yeah, the manfrotto geared head is a must for polar aligning. don't bother with the fluid/pan heads.

Here is a cross post, but pertains to the thread here.

Astrotrac with Vixen Polarie scope,using 24-70mm f2.8 at 24mm.






Athabasca Glacier



Sep 11, 2013 at 08:26 PM
jim bennett
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p.15 #13 · Nightscapes using AstroTrac Tracking Mount


The images in this thread have me in complete awe. Great work all!


Sep 18, 2013 at 06:27 PM
jim bennett
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p.15 #14 · Nightscapes using AstroTrac Tracking Mount


dasams wrote:
Shooting at 800 or 1600 is preferred over 100 for several reasons. First of all, the higher ISO means a shorter exposure time which allows for more shots in a given session. Secondly, stacking images improves the S/N ratio as hot and variable pixels are removed. Shooting multiple darks also gives a reference for subtraction of high ISO noise. Finally, shorter exposures also reduces tracking errors. I'm sure there are other reasons I've missed so please chime in. Dave

Can someone help me with understanding what shooting multiple darks is? I've seen reference to it a lot but not an explanation. Is it shooting some images in the same framing at a shutter speed and exposure that results in completely black images that are used in post processing to reduce ISO noise?


Edited on Sep 18, 2013 at 06:58 PM · View previous versions



Sep 18, 2013 at 06:36 PM
Socalastro
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p.15 #15 · Nightscapes using AstroTrac Tracking Mount


Jim,

sounds like you got the gist of it. A dark frame is taken:
1. at the same duration, iso, and temperature** as the light image.
2. The lens or sensor is covered from all light so that all that is recorded by the sensor is the noise.

Subtracting a dark from from an image helps reduce the noise. While a single dark frame may contain some other sources of noise such as cosmic ray hits and such, averaging a bunch of dark frames gives you a better representation of the fixed pattern noise.

One would then use the "master" averaged dark file to subtract from your light images.

**Noise changes with temperature, colder is better. Dedicated astro camera have regulated cooling to keep the sensor at precise temperature. Thus, dark and light frames are all taken at the same temperature. This is not possible with DSLR's but taking dark files on the same night as the images are taken is close enough (and better than nothing).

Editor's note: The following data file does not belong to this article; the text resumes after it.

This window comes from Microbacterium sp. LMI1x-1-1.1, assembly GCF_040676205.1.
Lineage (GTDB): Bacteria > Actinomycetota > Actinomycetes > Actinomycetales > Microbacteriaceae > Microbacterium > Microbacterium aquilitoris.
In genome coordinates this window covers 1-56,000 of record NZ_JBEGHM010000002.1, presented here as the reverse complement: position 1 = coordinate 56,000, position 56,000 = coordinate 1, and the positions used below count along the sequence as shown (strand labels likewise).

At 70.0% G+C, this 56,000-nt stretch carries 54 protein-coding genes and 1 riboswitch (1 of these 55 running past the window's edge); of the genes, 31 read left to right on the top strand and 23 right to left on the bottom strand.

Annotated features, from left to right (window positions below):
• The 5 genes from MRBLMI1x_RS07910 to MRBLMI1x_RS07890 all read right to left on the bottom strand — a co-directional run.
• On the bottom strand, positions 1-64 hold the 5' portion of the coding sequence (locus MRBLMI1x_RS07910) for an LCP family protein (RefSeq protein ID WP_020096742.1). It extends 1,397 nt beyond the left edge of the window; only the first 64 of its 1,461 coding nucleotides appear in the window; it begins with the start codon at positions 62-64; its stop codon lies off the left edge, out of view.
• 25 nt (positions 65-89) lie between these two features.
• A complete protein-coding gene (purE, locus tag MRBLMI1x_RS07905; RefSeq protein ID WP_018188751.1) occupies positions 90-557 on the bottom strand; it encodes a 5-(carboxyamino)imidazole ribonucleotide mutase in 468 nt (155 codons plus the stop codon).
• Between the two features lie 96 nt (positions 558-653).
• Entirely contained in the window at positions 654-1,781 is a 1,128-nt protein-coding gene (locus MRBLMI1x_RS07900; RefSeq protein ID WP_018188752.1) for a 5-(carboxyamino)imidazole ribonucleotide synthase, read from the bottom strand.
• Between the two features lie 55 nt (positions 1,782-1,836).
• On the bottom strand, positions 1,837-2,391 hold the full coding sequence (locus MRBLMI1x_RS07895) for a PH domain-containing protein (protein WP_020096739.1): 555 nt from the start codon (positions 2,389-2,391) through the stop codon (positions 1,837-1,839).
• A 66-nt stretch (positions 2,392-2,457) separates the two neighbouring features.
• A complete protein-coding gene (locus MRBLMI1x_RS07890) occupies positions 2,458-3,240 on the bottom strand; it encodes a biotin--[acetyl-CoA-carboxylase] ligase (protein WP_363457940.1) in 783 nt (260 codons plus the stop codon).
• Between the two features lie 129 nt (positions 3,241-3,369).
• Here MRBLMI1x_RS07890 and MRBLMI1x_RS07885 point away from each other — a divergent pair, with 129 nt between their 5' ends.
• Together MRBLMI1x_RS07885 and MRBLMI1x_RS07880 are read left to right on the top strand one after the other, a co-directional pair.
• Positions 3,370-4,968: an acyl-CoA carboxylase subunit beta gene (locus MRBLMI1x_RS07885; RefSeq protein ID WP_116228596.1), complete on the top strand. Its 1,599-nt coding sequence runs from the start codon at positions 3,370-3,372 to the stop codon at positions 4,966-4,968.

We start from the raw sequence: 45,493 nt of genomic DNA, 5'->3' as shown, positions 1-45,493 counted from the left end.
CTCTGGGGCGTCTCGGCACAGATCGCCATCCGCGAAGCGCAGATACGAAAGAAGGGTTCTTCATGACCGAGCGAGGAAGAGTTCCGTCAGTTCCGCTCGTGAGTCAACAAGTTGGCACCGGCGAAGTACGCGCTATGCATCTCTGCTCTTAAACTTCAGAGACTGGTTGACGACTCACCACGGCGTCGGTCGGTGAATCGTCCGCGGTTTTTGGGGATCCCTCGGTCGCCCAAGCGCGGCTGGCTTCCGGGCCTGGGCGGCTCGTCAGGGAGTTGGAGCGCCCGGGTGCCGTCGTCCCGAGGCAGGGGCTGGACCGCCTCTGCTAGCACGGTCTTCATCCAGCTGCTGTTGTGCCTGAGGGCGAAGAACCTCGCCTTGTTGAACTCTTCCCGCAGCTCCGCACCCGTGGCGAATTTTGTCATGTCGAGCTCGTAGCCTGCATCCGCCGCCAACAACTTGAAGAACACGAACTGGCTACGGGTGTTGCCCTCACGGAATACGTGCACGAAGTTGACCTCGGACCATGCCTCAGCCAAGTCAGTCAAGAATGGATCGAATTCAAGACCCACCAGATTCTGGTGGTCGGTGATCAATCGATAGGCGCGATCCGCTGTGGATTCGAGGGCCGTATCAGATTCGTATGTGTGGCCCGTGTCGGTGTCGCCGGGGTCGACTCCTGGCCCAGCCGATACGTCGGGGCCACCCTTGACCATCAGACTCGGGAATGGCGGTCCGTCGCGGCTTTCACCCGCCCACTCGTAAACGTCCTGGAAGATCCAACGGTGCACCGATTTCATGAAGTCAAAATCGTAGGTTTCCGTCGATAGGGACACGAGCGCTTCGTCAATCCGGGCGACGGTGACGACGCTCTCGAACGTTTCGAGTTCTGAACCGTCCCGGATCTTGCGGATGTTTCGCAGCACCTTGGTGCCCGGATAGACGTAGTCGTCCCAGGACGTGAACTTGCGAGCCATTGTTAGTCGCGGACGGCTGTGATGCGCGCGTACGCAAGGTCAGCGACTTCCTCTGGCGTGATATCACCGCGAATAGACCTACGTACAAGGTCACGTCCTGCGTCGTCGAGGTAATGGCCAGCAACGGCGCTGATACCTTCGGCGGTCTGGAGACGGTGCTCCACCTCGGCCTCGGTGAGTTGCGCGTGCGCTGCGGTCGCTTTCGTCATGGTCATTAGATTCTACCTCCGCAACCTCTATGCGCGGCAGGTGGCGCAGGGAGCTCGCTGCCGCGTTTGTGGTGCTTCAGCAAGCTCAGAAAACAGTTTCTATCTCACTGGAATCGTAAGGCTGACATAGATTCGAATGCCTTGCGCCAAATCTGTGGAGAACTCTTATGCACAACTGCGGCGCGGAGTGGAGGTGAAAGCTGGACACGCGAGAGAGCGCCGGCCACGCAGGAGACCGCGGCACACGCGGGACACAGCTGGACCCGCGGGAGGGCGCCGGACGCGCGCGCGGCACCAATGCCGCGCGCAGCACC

Cheers,
Leon



Sep 18, 2013 at 06:56 PM
jim bennett
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p.15 #16 · Nightscapes using AstroTrac Tracking Mount


Socalastro wrote:
Jim,

sounds like you got the gist of it. A dark frame is taken:
1. at the same duration, iso, and temperature** as the light image.
2. The lens or sensor is covered from all light so that all that is recorded by the sensor is the noise.

Subtracting a dark from from an image helps reduce the noise. While a single dark frame may contain some other sources of noise such as cosmic ray hits and such, averaging a bunch of dark frames gives you a better representation of the fixed pattern noise.

One would then use the "master" averaged dark file to
...Show more

Thank you Leon! I later ran across this link, as luck would have it that breaks down dark, light, bias frames.

http://photography-on-the.net/forum/showthread.php?t=876394



Sep 18, 2013 at 06:59 PM
dgdg
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p.15 #17 · Nightscapes using AstroTrac Tracking Mount


Deep sky stacker is great. I tried processing my recent images in DSS for luminance and saturation which initially looked ok, but examining the TIFF closely I noticed that the brighter stars had a central black 'crunchy blotch'. Looked like some black hole scab. Even small stars had them but it was not noticeable zoomed out. So, I saved the tiff "without applying edits" and the blotches went away. Net effect was the stars looked less crunchy especially the milky way core. Why go through all that effort by yourself in the cold at night with bears possibly watching you if it looks awful when you get home? Maybe I did something wrong, but I did cruise through a couple tutorials. For Canon cr2 raw files (recommend raw) I have to convert them to TIFF files first, o/w DSS won't work properly. You can do most editing in Lightroom except for overlaying the foreground with the sky portion (if you do a composite image).


Sep 18, 2013 at 07:45 PM
BenV
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p.15 #18 · Nightscapes using AstroTrac Tracking Mount


I never get bored looking at these images


Sep 19, 2013 at 01:49 AM
Mystery57
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p.15 #19 · Nightscapes using AstroTrac Tracking Mount


Anyone using an Astrotrac Wedge with their setup - Im a newbie to the hobby and just acquired one of these to use, from someone giving up the hobby.

No instructions as to how to use it though

Any help / manual link would be great

thanks Andrew



Oct 29, 2013 at 07:02 PM
dgdg
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p.15 #20 · Nightscapes using AstroTrac Tracking Mount


It's a great wedge. The manual isn't much.
You can find a copy of it in the Files section of the Astrotrac Yahoo group. Looking for the file link, I see you just joined the group and posted there.

http://groups.yahoo.com/neo/groups/astrotrac/files

The greater challenge will be collimation of the polar scope (keeping the center on axis as you rotate it). It was pure misery likely for something I must have done wrong in the past, and I suspect some others have needed counseling afterwards. I gave up and had an adapter made for my Vixen Polarie Polar scope. Enjoy your new toy!

p.s.
welcome to FM



Oct 29, 2013 at 07:21 PM